Various NFL reports, including one by former Packers salary cap guru Andrew Brandt, are reporting that the 2013 salary cap has been set at $123.9 million, about $3.3 million more than what it was originally estimated to be. That is not cap space to sneeze at, especially if you're a team who is tight to the cap and is having to push cap charges into the future through renegotiated contracts in order to be in compliance now. A few extra million can go a long way. For the Green Bay Packers, the extra room is gladly accepted, but it's unlikely it will be used to sign free agents. There is a budget for that, but since GM Ted Thompson only goes for bargain basement deals, he can basically peel a couple of salary cap bills out of his wallet to take care of that. Where cap dollars really matter with the Packers is in the negotiations of long-term extensions with QB Aaron Rodgers and LB Clay Matthews. It was no coincidence Rodgers and Matthews' agent, David Dunn, was camped out in the same hotel lobby that Packers negotiator Russ Ball was seen doing business last week during the combine. The odds of these two not talking contract for both Packers players last week were the same as Notre Dame LB Manti Te’o walking through the Lucas Oil Stadium pressroom unnoticed. It's hard to imagine the Packers not having deals done with both players before the start of the 2013 season, which means they're going to need an extraordinary amount of cash and a decent amount of cap room to sign both. Let's face it, Rodgers is going to wind up the highest-paid player in the league (more than $20 million per year) and Matthews is going to be one of the highest-paid defensive players in the league (probably $11 million per year or more). The Packers have plenty of cash to hand out cap-friendly monster signing bonuses, but if they don't want to go the way of the Pittsburgh Steelers, New York Giants, New England Patriots and New Orleans Saints, all of whom are either cutting players to get under the cap or pushing salary cap money into the future so they can compete today, they need to handle this the right way. The more cap dollars they can spend this year, they less they'll have to worry about what to do in the future when those two deals mature. Under the new number, the Packers are about $22 million under the cap with several restricted free agent tenders still to be subtracted.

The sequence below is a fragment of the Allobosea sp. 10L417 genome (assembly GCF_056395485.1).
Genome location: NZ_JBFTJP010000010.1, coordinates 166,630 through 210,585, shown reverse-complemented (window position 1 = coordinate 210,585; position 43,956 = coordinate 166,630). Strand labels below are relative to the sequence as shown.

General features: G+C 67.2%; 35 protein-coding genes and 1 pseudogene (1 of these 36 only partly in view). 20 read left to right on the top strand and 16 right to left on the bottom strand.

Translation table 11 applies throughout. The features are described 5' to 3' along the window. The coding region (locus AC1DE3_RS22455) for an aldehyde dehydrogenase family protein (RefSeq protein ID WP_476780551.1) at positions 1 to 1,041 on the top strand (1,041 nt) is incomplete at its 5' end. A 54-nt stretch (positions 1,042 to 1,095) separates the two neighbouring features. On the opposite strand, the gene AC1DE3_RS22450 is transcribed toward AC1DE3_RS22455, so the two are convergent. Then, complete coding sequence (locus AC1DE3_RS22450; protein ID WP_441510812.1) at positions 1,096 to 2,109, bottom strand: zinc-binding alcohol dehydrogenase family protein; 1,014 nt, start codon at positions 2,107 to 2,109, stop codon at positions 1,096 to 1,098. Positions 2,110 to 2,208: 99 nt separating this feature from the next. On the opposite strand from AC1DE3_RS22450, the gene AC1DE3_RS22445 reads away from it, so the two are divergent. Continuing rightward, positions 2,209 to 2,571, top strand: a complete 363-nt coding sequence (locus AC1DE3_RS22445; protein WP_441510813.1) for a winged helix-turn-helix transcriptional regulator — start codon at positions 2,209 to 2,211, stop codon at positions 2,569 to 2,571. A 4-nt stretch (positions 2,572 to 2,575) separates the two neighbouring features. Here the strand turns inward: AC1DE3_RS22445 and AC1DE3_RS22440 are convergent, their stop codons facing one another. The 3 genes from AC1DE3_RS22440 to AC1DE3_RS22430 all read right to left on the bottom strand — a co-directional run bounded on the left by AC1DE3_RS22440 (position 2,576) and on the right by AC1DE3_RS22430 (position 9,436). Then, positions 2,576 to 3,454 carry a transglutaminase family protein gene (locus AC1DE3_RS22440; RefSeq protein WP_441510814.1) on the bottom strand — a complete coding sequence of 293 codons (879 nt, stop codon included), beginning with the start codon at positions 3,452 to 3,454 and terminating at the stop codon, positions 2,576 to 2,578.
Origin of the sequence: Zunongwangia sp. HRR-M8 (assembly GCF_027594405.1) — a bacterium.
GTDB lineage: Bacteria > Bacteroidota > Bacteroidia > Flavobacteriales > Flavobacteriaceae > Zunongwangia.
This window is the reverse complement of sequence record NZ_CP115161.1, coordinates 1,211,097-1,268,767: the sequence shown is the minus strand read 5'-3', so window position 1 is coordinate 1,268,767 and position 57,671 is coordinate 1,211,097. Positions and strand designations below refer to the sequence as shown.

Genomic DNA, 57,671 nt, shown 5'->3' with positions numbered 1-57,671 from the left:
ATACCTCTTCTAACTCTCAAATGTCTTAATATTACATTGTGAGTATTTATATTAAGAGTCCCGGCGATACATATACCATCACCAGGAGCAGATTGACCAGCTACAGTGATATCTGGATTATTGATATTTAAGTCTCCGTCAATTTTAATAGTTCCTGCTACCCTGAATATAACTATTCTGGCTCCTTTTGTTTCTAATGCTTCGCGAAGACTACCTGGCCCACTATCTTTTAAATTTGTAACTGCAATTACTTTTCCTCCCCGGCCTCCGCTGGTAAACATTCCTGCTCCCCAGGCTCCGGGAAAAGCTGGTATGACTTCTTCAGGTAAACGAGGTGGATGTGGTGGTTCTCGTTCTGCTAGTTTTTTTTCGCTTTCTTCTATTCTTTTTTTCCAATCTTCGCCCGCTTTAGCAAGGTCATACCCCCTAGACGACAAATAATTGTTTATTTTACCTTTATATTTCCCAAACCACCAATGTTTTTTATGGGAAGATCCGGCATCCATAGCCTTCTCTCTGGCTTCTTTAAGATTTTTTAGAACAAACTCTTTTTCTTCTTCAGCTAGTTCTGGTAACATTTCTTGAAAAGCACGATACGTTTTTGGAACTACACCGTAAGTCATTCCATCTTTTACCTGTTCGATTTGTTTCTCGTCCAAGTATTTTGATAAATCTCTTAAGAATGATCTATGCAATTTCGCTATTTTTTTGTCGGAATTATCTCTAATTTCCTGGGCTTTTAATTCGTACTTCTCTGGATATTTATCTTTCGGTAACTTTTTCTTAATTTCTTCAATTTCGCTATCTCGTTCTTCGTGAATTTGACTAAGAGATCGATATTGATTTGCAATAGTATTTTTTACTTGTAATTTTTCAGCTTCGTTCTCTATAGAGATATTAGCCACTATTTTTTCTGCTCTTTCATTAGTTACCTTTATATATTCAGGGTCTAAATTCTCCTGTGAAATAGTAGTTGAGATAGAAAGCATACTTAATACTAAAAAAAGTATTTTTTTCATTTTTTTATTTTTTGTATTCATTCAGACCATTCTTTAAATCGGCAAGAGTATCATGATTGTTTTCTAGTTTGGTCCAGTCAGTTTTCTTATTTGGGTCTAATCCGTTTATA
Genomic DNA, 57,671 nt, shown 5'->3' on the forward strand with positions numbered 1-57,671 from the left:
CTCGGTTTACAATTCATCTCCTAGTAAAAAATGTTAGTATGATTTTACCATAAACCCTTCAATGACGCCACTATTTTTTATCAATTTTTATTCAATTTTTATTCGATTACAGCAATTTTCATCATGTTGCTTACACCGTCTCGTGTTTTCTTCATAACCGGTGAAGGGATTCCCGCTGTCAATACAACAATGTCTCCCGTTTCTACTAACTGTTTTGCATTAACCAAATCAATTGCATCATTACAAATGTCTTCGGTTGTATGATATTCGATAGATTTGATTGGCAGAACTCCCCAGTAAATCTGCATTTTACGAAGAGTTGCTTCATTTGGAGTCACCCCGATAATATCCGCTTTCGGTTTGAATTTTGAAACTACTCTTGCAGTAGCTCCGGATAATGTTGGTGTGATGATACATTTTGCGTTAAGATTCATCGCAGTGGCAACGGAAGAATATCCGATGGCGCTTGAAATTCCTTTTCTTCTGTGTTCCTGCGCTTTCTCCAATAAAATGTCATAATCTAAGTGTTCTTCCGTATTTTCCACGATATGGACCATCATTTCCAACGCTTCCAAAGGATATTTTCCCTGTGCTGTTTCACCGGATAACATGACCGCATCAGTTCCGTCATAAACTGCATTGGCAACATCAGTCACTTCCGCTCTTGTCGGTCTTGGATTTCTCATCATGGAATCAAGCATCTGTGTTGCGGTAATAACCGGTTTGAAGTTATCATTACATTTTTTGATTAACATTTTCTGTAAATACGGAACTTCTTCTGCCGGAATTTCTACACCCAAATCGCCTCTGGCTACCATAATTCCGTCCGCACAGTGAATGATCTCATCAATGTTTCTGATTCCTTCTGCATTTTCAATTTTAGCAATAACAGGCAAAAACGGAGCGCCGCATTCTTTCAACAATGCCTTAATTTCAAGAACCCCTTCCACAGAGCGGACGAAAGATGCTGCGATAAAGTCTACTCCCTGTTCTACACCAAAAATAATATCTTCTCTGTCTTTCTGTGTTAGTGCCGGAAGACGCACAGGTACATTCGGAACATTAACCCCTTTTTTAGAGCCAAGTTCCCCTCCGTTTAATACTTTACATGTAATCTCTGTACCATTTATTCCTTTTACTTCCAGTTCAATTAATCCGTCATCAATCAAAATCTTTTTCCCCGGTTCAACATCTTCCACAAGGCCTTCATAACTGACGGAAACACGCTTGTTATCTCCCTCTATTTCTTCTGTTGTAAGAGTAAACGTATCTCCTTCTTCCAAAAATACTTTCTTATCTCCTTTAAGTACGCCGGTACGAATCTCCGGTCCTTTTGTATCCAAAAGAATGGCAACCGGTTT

Packers will use extra cap space, but not necessarily on free agents
Milwaukee Journal Sentinel | Mar 1